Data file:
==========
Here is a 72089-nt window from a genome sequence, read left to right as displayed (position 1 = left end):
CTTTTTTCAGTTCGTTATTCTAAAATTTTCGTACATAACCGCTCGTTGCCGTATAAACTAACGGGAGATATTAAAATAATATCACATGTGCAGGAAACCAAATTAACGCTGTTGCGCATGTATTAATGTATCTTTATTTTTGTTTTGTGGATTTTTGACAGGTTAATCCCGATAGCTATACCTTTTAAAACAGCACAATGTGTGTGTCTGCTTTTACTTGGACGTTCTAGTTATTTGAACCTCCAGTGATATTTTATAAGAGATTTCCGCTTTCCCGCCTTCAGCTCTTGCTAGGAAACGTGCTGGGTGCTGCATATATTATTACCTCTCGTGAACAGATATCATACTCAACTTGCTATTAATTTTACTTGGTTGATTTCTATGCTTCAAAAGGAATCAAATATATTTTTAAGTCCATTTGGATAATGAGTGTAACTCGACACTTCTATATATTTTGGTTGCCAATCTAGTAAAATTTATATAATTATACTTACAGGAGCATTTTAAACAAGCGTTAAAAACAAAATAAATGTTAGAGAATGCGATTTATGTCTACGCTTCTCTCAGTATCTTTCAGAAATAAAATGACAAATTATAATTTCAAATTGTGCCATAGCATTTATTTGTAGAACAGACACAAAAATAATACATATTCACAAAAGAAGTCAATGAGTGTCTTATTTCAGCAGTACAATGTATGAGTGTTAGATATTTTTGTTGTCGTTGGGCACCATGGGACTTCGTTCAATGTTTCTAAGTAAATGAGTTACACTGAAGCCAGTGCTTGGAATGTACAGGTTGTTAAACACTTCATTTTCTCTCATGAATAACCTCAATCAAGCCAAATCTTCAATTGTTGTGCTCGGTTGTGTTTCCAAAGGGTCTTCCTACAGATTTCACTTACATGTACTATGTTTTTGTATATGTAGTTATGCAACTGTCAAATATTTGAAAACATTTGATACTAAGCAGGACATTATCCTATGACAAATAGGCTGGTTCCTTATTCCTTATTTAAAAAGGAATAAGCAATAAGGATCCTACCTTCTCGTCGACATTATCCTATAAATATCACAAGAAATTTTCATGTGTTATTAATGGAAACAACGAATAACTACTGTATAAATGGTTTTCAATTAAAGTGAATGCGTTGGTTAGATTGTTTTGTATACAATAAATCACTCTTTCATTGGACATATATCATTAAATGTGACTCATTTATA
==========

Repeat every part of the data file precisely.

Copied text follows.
Here is a 72089-nt window from a genome sequence, read left to right as displayed (position 1 = left end):
CTTTTTTCAGTTCGTTATTCTAAAATTTTCGTACATAACCGCTCGTTGCCGTATAAACTAACGGGAGATATTAAAATAATATCACATGTGCAGGAAACCAAATTAACGCTGTTGCGCATGTATTAATGTATCTTTATTTTTGTTTTGTGGATTTTTGACAGGTTAATCCCGATAGCTATACCTTTTAAAACAGCACAATGTGTGTGTCTGCTTTTACTTGGACGTTCTAGTTATTTGAACCTCCAGTGATATTTTATAAGAGATTTCCGCTTTCCCGCCTTCAGCTCTTGCTAGGAAACGTGCTGGGTGCTGCATATATTATTACCTCTCGTGAACAGATATCATACTCAACTTGCTATTAATTTTACTTGGTTGATTTCTATGCTTCAAAAGGAATCAAATATATTTTTAAGTCCATTTGGATAATGAGTGTAACTCGACACTTCTATATATTTTGGTTGCCAATCTAGTAAAATTTATATAATTATACTTACAGGAGCATTTTAAACAAGCGTTAAAAACAAAATAAATGTTAGAGAATGCGATTTATGTCTACGCTTCTCTCAGTATCTTTCAGAAATAAAATGACAAATTATAATTTCAAATTGTGCCATAGCATTTATTTGTAGAACAGACACAAAAATAATACATATTCACAAAAGAAGTCAATGAGTGTCTTATTTCAGCAGTACAATGTATGAGTGTTAGATATTTTTGTTGTCGTTGGGCACCATGGGACTTCGTTCAATGTTTCTAAGTAAATGAGTTACACTGAAGCCAGTGCTTGGAATGTACAGGTTGTTAAACACTTCATTTTCTCTCATGAATAACCTCAATCAAGCCAAATCTTCAATTGTTGTGCTCGGTTGTGTTTCCAAAGGGTCTTCCTACAGATTTCACTTACATGTACTATGTTTTTGTATATGTAGTTATGCAACTGTCAAATATTTGAAAACATTTGATACTAAGCAGGACATTATCCTATGACAAATAGGCTGGTTCCTTATTCCTTATTTAAAAAGGAATAAGCAATAAGGATCCTACCTTCTCGTCGACATTATCCTATAAATATCACAAGAAATTTTCATGTGTTATTAATGGAAACAACGAATAACTACTGTATAAATGGTTTTCAATTAAAGTGAATGCGTTGGTTAGATTGTTTTGTATACAATAAATCACTCTTTCATTGGACATATATCATTAAATGTGACTCATTTATA